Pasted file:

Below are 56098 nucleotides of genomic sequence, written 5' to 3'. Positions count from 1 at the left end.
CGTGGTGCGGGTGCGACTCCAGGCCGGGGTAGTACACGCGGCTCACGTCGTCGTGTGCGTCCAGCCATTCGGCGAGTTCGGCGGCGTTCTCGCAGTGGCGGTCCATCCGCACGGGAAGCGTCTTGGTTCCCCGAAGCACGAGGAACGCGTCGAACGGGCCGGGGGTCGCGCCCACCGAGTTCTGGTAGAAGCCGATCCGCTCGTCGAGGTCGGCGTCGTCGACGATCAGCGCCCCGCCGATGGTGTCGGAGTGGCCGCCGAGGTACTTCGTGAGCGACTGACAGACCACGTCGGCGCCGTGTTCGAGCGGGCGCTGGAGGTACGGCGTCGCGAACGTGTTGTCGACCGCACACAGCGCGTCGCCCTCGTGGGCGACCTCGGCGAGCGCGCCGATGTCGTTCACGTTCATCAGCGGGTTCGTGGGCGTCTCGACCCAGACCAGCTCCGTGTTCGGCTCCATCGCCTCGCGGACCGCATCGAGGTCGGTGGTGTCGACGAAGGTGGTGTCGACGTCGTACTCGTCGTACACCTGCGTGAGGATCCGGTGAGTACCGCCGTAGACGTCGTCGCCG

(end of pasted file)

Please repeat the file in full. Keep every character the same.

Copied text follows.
Below are 56098 nucleotides of genomic sequence, written 5' to 3'. Positions count from 1 at the left end.
CGTGGTGCGGGTGCGACTCCAGGCCGGGGTAGTACACGCGGCTCACGTCGTCGTGTGCGTCCAGCCATTCGGCGAGTTCGGCGGCGTTCTCGCAGTGGCGGTCCATCCGCACGGGAAGCGTCTTGGTTCCCCGAAGCACGAGGAACGCGTCGAACGGGCCGGGGGTCGCGCCCACCGAGTTCTGGTAGAAGCCGATCCGCTCGTCGAGGTCGGCGTCGTCGACGATCAGCGCCCCGCCGATGGTGTCGGAGTGGCCGCCGAGGTACTTCGTGAGCGACTGACAGACCACGTCGGCGCCGTGTTCGAGCGGGCGCTGGAGGTACGGCGTCGCGAACGTGTTGTCGACCGCACACAGCGCGTCGCCCTCGTGGGCGACCTCGGCGAGCGCGCCGATGTCGTTCACGTTCATCAGCGGGTTCGTGGGCGTCTCGACCCAGACCAGCTCCGTGTTCGGCTCCATCGCCTCGCGGACCGCATCGAGGTCGGTGGTGTCGACGAAGGTGGTGTCGACGTCGTACTCGTCGTACACCTGCGTGAGGATCCGGTGAGTACCGCCGTAGACGTCGTCGCCG